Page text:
A proposition to repeal California's gas tax could end up being one of the most costliest statewide measures on the November ballot and potentially push GOP and moderate voters to the polls for the midterm congressional elections.
"This flawed and dangerous measure pushed by Trump’s Washington allies jeopardizes the safety of millions of Californians by stopping local communities from fixing their crumbling roads and bridges," Democratic California Gov. Jerry Brown tweeted Monday. "Just say no."
The California secretary of State's office announced Monday that the measure had been cleared for the Nov. 6 ballot after obtaining the required number of signatures. Backers of the repeal effort spent about $1.7 million to qualify it for the fall ballot.
The repeal effort received financial help from the California Republican Party and prominent House Republicans. Contributors include Majority Leader Kevin McCarthy, R-Calif., Speaker Paul Ryan, R-Wis., and Majority Whip Steve Scalise, R-La.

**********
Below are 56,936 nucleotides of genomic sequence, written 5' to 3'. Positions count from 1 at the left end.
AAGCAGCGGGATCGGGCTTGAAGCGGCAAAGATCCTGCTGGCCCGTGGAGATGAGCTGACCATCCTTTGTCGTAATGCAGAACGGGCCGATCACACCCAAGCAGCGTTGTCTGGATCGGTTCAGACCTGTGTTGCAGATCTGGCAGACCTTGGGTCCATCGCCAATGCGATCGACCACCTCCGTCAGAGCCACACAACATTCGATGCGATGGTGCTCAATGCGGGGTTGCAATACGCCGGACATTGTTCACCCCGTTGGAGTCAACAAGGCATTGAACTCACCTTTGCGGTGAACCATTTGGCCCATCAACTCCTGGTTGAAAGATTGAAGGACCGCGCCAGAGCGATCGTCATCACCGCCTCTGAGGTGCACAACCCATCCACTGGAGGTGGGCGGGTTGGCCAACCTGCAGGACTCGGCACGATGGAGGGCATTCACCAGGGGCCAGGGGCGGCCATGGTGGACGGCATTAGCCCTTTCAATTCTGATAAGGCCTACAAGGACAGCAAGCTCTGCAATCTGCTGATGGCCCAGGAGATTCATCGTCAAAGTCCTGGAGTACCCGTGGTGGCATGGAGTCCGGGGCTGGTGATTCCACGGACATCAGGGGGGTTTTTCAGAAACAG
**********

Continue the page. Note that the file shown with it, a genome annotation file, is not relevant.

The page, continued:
Besides helping Republicans in close congressional races in California, the repeal measure could aid GOP gubernatorial candidate John Cox, a San Diego businessman running against Democratic Lt. Gov. Gavin Newsom. Cox has been a backer of the gas tax repeal effort and donated money to the campaign.
Last year, California's Democratic-led legislature approved Senate Bill 1, raising the state excise tax on gasoline by 12 cents per gallon, or a 40 percent increase. As of Tuesday, California motorists were shelling out an average of $3.67 per gallon for gasoline, well above the national average of $2.85, according to AAA.